Photoacoustic detection of circulating melanoma cells in the plasma layer of the blood [abstract]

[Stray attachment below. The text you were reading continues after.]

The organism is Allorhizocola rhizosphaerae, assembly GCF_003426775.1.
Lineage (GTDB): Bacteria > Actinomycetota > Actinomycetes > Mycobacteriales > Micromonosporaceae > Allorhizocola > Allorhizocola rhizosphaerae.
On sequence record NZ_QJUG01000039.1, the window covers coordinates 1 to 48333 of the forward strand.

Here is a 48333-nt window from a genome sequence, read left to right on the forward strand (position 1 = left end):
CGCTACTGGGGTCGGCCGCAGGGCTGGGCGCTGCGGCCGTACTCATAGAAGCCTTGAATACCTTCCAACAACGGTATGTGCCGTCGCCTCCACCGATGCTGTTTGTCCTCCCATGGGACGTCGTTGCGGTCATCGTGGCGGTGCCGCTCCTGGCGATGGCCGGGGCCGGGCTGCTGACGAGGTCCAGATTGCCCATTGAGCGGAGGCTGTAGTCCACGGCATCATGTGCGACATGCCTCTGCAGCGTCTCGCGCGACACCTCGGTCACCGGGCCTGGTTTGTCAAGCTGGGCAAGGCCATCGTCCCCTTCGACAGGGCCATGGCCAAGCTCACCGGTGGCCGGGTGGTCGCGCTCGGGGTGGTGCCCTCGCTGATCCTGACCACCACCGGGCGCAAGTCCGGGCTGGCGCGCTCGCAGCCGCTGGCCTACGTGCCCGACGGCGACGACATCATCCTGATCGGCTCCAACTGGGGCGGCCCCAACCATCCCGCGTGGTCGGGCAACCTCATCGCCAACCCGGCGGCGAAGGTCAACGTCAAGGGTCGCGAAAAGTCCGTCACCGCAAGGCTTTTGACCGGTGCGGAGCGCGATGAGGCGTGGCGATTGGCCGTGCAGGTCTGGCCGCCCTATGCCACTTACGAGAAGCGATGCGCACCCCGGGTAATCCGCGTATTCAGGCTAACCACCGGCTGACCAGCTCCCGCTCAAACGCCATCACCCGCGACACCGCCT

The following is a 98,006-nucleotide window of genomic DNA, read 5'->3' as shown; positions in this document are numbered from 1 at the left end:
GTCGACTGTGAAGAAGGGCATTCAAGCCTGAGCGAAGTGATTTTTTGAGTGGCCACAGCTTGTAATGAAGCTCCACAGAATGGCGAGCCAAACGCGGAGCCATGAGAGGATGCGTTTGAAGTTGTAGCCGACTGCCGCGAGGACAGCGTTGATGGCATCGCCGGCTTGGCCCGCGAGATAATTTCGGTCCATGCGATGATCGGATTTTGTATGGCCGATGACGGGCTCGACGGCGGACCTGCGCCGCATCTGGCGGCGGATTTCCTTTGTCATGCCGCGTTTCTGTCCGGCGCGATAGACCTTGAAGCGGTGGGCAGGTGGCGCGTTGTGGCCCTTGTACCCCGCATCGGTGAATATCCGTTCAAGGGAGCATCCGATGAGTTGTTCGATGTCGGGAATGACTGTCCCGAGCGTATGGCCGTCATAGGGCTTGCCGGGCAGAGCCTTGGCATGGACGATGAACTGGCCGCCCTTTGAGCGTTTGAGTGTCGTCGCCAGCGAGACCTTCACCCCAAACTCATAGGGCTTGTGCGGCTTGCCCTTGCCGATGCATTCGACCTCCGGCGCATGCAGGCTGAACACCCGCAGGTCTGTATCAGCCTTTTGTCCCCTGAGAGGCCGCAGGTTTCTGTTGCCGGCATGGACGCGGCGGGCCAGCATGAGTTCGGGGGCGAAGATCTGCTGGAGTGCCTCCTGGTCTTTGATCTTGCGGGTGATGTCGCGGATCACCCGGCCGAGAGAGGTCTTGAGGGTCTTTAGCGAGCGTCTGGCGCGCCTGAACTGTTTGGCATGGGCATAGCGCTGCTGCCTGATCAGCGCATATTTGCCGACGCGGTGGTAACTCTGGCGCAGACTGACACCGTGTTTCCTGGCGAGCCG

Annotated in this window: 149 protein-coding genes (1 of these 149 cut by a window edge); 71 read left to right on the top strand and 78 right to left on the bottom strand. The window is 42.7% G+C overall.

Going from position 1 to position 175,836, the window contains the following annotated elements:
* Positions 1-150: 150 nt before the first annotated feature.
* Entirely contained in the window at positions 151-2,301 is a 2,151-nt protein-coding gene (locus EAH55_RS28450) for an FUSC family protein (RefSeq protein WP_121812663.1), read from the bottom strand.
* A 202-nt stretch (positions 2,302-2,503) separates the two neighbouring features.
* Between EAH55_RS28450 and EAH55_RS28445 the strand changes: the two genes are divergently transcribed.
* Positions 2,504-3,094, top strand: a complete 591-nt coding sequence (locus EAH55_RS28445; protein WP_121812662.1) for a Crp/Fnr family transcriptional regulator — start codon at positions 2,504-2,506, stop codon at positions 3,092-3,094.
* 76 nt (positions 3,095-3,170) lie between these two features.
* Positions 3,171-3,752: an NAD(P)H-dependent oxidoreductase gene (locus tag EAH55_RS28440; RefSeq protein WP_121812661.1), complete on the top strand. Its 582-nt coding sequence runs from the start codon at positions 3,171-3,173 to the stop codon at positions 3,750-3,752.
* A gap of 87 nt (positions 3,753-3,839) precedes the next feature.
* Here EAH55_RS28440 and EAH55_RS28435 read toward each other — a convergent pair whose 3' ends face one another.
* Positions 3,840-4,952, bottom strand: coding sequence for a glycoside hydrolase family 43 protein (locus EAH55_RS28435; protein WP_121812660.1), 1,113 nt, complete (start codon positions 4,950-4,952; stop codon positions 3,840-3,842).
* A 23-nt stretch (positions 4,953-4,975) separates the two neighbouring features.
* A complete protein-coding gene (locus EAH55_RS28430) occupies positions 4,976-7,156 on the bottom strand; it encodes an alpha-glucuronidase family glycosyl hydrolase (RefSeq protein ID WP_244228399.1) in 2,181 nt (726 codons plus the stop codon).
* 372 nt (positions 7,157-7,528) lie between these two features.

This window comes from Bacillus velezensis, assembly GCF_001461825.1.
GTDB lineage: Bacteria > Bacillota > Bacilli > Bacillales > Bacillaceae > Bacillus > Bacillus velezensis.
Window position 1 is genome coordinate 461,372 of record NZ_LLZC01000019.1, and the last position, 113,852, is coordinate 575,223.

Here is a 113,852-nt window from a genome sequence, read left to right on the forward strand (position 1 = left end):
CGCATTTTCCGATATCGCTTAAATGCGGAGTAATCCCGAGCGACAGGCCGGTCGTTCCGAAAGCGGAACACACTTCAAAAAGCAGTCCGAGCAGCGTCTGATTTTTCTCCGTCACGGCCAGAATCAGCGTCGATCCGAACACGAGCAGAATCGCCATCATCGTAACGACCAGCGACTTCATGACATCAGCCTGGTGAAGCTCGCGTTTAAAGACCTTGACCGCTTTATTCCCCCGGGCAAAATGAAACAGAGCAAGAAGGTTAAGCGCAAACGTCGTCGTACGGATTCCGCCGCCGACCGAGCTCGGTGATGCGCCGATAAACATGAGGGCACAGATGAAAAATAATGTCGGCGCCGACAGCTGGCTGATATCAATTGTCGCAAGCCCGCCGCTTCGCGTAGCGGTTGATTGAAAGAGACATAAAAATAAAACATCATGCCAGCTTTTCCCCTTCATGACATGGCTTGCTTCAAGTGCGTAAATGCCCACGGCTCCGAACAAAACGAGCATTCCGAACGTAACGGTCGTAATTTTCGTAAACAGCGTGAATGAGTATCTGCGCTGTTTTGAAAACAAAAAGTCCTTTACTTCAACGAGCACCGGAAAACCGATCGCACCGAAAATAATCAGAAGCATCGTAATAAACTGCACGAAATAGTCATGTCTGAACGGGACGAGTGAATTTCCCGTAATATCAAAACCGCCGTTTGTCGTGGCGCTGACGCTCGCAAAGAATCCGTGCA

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When a melanoma patient is diagnosed, aggressive treatment is advised in an effort to contain the disease. Although the initial malignant cells are destroyed, it is impossible to determine whether or not the cancer has metastasized until a secondary tumor forms. This can take months to discover, by which time the cancer could be advanced. Our research focuses on using photoacoustic signals to detect melanoma cells circulating in the blood, allowing for much earlier discovery and treatment of this type of cancer. Photoacoustic signals are produced when a laser illuminates a medium - blood, in this case - and the resultant pressure created by the light causes the medium to emit a sound wave. These waves are specific to the medium being illuminated, and melanoma cells can therefore be differentiated from surrounding blood cells based on the waveform it produces. Our current technique involves the in vitro separation of blood through centrifugation to isolate and test only the white blood cell layer since the contrast between these cells and melanoma cells is clear. Using this method, we have detected a single cancerous cell in the blood stream. However, the process could be made simpler if the plasma layer were used for detection instead of the white blood cell layer. This layer is easier to obtain after blood has been centrifuged, the optical difference between plasma cells and melanoma cells is more pronounced in this layer than in the white blood cell layer, and the possibility that any stray red blood cells could distort the results is eliminated. The primary focus has therefore been to determine whether or not melanoma cells are commonly found in the plasma layer of the blood. If such is the case, this research will be one step closer to revolutionizing the treatment of melanoma patients around the world.